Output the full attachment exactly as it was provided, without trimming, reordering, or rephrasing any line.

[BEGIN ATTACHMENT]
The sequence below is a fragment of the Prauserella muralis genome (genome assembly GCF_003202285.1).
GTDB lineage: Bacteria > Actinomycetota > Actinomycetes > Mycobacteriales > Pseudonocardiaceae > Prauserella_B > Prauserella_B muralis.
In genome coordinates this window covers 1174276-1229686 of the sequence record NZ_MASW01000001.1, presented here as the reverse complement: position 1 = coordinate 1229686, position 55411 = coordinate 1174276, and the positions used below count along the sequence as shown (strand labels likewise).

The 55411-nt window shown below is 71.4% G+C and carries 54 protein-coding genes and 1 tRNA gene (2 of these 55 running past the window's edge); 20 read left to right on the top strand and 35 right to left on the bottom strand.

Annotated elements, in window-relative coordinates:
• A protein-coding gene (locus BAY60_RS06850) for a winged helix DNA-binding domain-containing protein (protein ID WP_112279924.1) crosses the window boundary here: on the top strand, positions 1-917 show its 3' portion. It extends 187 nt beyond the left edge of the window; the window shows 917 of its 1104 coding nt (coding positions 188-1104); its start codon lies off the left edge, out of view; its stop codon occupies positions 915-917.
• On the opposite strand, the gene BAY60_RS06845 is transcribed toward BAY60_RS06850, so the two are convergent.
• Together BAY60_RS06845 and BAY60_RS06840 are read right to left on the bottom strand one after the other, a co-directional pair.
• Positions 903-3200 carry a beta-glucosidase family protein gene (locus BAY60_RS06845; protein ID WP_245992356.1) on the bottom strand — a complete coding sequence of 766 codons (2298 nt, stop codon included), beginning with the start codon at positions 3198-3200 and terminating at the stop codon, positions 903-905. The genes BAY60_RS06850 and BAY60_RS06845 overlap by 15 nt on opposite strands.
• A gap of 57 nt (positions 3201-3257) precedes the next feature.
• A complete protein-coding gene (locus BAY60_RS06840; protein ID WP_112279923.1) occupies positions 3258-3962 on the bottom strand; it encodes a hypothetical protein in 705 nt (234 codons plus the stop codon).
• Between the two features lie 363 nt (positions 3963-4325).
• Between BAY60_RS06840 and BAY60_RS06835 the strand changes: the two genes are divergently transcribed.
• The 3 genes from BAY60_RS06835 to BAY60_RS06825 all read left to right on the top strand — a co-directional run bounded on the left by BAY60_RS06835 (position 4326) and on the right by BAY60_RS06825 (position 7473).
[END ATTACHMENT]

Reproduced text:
The sequence below is a fragment of the Prauserella muralis genome (genome assembly GCF_003202285.1).
GTDB lineage: Bacteria > Actinomycetota > Actinomycetes > Mycobacteriales > Pseudonocardiaceae > Prauserella_B > Prauserella_B muralis.
In genome coordinates this window covers 1174276-1229686 of the sequence record NZ_MASW01000001.1, presented here as the reverse complement: position 1 = coordinate 1229686, position 55411 = coordinate 1174276, and the positions used below count along the sequence as shown (strand labels likewise).

The 55411-nt window shown below is 71.4% G+C and carries 54 protein-coding genes and 1 tRNA gene (2 of these 55 running past the window's edge); 20 read left to right on the top strand and 35 right to left on the bottom strand.

Annotated elements, in window-relative coordinates:
• A protein-coding gene (locus BAY60_RS06850) for a winged helix DNA-binding domain-containing protein (protein ID WP_112279924.1) crosses the window boundary here: on the top strand, positions 1-917 show its 3' portion. It extends 187 nt beyond the left edge of the window; the window shows 917 of its 1104 coding nt (coding positions 188-1104); its start codon lies off the left edge, out of view; its stop codon occupies positions 915-917.
• On the opposite strand, the gene BAY60_RS06845 is transcribed toward BAY60_RS06850, so the two are convergent.
• Together BAY60_RS06845 and BAY60_RS06840 are read right to left on the bottom strand one after the other, a co-directional pair.
• Positions 903-3200 carry a beta-glucosidase family protein gene (locus BAY60_RS06845; protein ID WP_245992356.1) on the bottom strand — a complete coding sequence of 766 codons (2298 nt, stop codon included), beginning with the start codon at positions 3198-3200 and terminating at the stop codon, positions 903-905. The genes BAY60_RS06850 and BAY60_RS06845 overlap by 15 nt on opposite strands.
• A gap of 57 nt (positions 3201-3257) precedes the next feature.
• A complete protein-coding gene (locus BAY60_RS06840; protein ID WP_112279923.1) occupies positions 3258-3962 on the bottom strand; it encodes a hypothetical protein in 705 nt (234 codons plus the stop codon).
• Between the two features lie 363 nt (positions 3963-4325).
• Between BAY60_RS06840 and BAY60_RS06835 the strand changes: the two genes are divergently transcribed.
• The 3 genes from BAY60_RS06835 to BAY60_RS06825 all read left to right on the top strand — a co-directional run bounded on the left by BAY60_RS06835 (position 4326) and on the right by BAY60_RS06825 (position 7473).